GPS History – Best 5 Truth You Didn’t Know Till Now

gps

In 2018, SpaceX will launch a new GPS satellite for the US Air Force. GPS has been vital for militaries, governments, businesses, and everyday navigation for decades. So who actually owns the Global Positioning System? Well, officially GPS was created, launched, and maintained by the United States, specifically by the Air Force Space Command.

The idea originally came after Russia launched the first ever satellite, Sputnik. American scientists realized that they were able to calculate their position by interpreting the signal sent down from the satellite. Around the start of the Cold War, the US was secretly working on a way to increase the accuracy of their nuclear warheads, as a deterrent to the Soviet Union.

GPS History

By the 1980s, the positioning system was conceptually operational, but limited to military use. However, in 1983, a Korean Air Lines flight was shot down over Russia after accidentally entering prohibited airspace. The event galvanized both sides of the Cold War, and in an effort to avoid similar accidents from jeopardizing peace, President Ronald Reagan announced the existence of the Global Positioning System, and promised to make it available for civilians when it was fully up and running.

About a decade later, in 1994, the first twenty-four satellites necessary for accurate coverage were launched, at the total expense of about 10 to 12 billion dollars, plus hundreds of millions of dollars a year in maintenance. Despite Reagan’s promise to make the system available to the public, civilians were limited to a weaker, and intentionally degraded signal, called “Selective Availability”.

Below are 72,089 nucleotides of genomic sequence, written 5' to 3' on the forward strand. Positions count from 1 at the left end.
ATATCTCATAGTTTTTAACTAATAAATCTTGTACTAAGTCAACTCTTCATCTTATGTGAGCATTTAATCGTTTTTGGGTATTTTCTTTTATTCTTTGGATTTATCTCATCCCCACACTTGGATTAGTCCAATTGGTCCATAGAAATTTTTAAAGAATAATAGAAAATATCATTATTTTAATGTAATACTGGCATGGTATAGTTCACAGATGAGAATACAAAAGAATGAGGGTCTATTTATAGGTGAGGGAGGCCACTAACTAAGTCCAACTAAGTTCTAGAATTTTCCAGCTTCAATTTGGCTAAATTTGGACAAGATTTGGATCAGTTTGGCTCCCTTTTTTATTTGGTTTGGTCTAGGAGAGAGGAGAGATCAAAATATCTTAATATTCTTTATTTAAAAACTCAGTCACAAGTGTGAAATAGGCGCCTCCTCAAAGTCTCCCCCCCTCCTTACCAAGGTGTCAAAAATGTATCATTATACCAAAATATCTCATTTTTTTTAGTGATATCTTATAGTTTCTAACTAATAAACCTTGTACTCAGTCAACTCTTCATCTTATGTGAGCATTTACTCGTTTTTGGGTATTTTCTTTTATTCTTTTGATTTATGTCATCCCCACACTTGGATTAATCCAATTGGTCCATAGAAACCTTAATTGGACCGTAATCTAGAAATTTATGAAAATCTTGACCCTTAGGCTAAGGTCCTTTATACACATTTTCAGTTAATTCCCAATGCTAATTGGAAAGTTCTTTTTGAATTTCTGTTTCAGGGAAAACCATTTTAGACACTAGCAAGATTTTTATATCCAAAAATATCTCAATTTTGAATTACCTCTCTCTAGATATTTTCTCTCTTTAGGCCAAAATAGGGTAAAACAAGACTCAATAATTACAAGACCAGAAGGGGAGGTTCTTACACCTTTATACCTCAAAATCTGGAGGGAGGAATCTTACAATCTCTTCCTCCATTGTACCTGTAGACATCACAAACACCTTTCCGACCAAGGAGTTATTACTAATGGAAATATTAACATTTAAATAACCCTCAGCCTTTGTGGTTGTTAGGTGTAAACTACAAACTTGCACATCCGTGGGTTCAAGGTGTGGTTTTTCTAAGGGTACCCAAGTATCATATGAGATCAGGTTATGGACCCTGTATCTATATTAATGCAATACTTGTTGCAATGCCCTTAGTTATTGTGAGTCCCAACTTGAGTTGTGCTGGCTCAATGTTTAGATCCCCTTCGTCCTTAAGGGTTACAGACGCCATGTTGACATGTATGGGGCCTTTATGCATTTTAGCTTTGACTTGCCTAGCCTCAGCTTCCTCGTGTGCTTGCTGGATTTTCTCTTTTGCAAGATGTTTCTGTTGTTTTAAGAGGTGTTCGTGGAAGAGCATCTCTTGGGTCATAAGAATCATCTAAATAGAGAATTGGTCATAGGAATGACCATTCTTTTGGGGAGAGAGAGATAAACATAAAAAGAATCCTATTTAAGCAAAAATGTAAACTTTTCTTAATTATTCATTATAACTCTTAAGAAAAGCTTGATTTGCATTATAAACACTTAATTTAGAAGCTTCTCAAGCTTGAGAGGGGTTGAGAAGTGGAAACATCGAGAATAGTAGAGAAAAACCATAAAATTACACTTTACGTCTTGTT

GPS History

Until May 2000, this secondary signal assured the US military an advantage, in case an enemy were to use their own GPS against them. With the development of new technologies, this advantage soon became irrelevant, and President Bill Clinton removed the restrictions for civilians. Today, GPS is maintained by the US Department of Defense, and includes members from the Department of Homeland Security, the Joint Chiefs of Staff, and NASA.

In fact, the DOD is required by law to maintain continuous, worldwide standard positioning services, due to its use in transportation, public safety, economy, science, timing, and especially “safety of life” navigation in the air and water. GPS’s operating cost is roughly estimated at 750 million dollars a year.

But despite its ubiquity, the US isn’t the only country to run a global positioning system. Both India and Russia have also developed global positioning systems. Russia’s GLONASS system was developed around the same time as GPS, however it did not manage to reach the same level of global coverage until roughly a decade after the US’s system.

Read This: How Does Gps Work

It is primarily used by the Russian military, and today actually provides a more accurate reading of about 2 to 3 meters, compared to GPS’s, at best, 3.5 meters. The Indian Regional Navigation Satellite System was only finished in 2016, and is not yet fully operational, and additionally only covers India and the surrounding regions, making it not nearly as useful as GLONASS or GPS.

China, Japan, and the European Union are also developing similar systems, but are much farther behind. GPS is integral to many navigational systems we use around the world for both military and civilian purposes. Every country in the world can use GPS, free of charge; but ultimately, it is owned and operated exclusively by the United States.

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Pretty much everyone who owns a smartphone has access to GPS, but how exactly does it track your location?

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